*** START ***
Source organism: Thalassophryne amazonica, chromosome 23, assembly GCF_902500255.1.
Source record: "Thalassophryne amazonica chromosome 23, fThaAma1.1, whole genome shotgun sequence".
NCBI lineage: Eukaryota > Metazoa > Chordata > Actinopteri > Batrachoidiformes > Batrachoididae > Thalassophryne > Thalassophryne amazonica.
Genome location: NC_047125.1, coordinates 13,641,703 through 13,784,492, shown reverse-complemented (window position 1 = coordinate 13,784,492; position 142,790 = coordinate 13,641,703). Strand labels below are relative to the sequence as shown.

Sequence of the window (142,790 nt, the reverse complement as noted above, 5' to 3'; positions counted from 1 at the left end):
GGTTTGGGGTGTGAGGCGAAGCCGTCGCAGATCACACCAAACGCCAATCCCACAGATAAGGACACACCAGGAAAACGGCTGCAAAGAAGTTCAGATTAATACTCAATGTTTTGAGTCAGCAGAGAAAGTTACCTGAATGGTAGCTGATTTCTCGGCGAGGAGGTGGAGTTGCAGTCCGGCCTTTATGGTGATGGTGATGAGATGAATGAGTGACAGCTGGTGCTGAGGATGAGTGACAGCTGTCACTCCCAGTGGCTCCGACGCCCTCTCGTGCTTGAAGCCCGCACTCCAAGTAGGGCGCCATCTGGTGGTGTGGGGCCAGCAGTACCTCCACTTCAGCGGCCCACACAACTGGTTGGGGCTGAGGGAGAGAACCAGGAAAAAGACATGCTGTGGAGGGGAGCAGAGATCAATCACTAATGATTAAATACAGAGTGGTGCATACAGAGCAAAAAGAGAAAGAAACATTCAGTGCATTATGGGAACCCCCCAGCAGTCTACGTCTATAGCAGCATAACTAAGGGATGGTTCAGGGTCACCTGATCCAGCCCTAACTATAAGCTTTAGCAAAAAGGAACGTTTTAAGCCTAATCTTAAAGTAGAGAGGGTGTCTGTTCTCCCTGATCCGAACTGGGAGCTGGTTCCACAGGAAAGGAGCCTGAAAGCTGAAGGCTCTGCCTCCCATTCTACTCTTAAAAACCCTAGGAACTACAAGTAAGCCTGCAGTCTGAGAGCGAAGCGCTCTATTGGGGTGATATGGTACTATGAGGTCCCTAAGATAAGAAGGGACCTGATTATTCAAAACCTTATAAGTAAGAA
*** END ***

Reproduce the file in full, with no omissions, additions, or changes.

Source organism: Thalassophryne amazonica, chromosome 23, assembly GCF_902500255.1.
Source record: "Thalassophryne amazonica chromosome 23, fThaAma1.1, whole genome shotgun sequence".
NCBI lineage: Eukaryota > Metazoa > Chordata > Actinopteri > Batrachoidiformes > Batrachoididae > Thalassophryne > Thalassophryne amazonica.
Genome location: NC_047125.1, coordinates 13,641,703 through 13,784,492, shown reverse-complemented (window position 1 = coordinate 13,784,492; position 142,790 = coordinate 13,641,703). Strand labels below are relative to the sequence as shown.

Sequence of the window (142,790 nt, the reverse complement as noted above, 5' to 3'; positions counted from 1 at the left end):
GGTTTGGGGTGTGAGGCGAAGCCGTCGCAGATCACACCAAACGCCAATCCCACAGATAAGGACACACCAGGAAAACGGCTGCAAAGAAGTTCAGATTAATACTCAATGTTTTGAGTCAGCAGAGAAAGTTACCTGAATGGTAGCTGATTTCTCGGCGAGGAGGTGGAGTTGCAGTCCGGCCTTTATGGTGATGGTGATGAGATGAATGAGTGACAGCTGGTGCTGAGGATGAGTGACAGCTGTCACTCCCAGTGGCTCCGACGCCCTCTCGTGCTTGAAGCCCGCACTCCAAGTAGGGCGCCATCTGGTGGTGTGGGGCCAGCAGTACCTCCACTTCAGCGGCCCACACAACTGGTTGGGGCTGAGGGAGAGAACCAGGAAAAAGACATGCTGTGGAGGGGAGCAGAGATCAATCACTAATGATTAAATACAGAGTGGTGCATACAGAGCAAAAAGAGAAAGAAACATTCAGTGCATTATGGGAACCCCCCAGCAGTCTACGTCTATAGCAGCATAACTAAGGGATGGTTCAGGGTCACCTGATCCAGCCCTAACTATAAGCTTTAGCAAAAAGGAACGTTTTAAGCCTAATCTTAAAGTAGAGAGGGTGTCTGTTCTCCCTGATCCGAACTGGGAGCTGGTTCCACAGGAAAGGAGCCTGAAAGCTGAAGGCTCTGCCTCCCATTCTACTCTTAAAAACCCTAGGAACTACAAGTAAGCCTGCAGTCTGAGAGCGAAGCGCTCTATTGGGGTGATATGGTACTATGAGGTCCCTAAGATAAGAAGGGACCTGATTATTCAAAACCTTATAAGTAAGAA